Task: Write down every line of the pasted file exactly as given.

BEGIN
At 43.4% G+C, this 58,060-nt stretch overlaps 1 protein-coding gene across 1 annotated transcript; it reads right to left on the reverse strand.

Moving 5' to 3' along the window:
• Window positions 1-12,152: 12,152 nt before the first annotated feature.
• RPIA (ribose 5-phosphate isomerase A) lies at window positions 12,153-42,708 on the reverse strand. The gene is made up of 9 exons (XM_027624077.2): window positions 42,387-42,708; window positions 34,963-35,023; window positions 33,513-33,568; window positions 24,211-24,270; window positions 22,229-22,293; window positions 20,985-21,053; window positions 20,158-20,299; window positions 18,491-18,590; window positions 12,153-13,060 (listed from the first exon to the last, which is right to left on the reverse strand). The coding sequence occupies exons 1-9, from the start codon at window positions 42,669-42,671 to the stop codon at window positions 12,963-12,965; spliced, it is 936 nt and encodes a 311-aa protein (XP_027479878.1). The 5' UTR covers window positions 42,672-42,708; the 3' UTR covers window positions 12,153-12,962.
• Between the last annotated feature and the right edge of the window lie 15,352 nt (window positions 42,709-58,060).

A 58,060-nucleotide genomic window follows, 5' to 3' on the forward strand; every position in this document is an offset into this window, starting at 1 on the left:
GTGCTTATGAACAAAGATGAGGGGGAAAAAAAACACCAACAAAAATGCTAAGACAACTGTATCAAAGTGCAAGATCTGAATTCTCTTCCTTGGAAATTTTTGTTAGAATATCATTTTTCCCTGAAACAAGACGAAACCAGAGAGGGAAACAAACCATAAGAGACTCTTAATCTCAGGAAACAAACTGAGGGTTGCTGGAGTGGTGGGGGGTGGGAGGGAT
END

At 43.4% G+C, this 58,060-nt stretch overlaps 1 protein-coding gene across 1 annotated transcript; it reads right to left on the reverse strand.

Moving 5' to 3' along the window:
• Window positions 1-12,152: 12,152 nt before the first annotated feature.
• RPIA (ribose 5-phosphate isomerase A) lies at window positions 12,153-42,708 on the reverse strand. The gene is made up of 9 exons (XM_027624077.2): window positions 42,387-42,708; window positions 34,963-35,023; window positions 33,513-33,568; window positions 24,211-24,270; window positions 22,229-22,293; window positions 20,985-21,053; window positions 20,158-20,299; window positions 18,491-18,590; window positions 12,153-13,060 (listed from the first exon to the last, which is right to left on the reverse strand). The coding sequence occupies exons 1-9, from the start codon at window positions 42,669-42,671 to the stop codon at window positions 12,963-12,965; spliced, it is 936 nt and encodes a 311-aa protein (XP_027479878.1). The 5' UTR covers window positions 42,672-42,708; the 3' UTR covers window positions 12,153-12,962.
• Between the last annotated feature and the right edge of the window lie 15,352 nt (window positions 42,709-58,060).

A 58,060-nucleotide genomic window follows, 5' to 3' on the forward strand; every position in this document is an offset into this window, starting at 1 on the left:
GTGCTTATGAACAAAGATGAGGGGGAAAAAAAACACCAACAAAAATGCTAAGACAACTGTATCAAAGTGCAAGATCTGAATTCTCTTCCTTGGAAATTTTTGTTAGAATATCATTTTTCCCTGAAACAAGACGAAACCAGAGAGGGAAACAAACCATAAGAGACTCTTAATCTCAGGAAACAAACTGAGGGTTGCTGGAGTGGTGGGGGGTGGGAGGGAT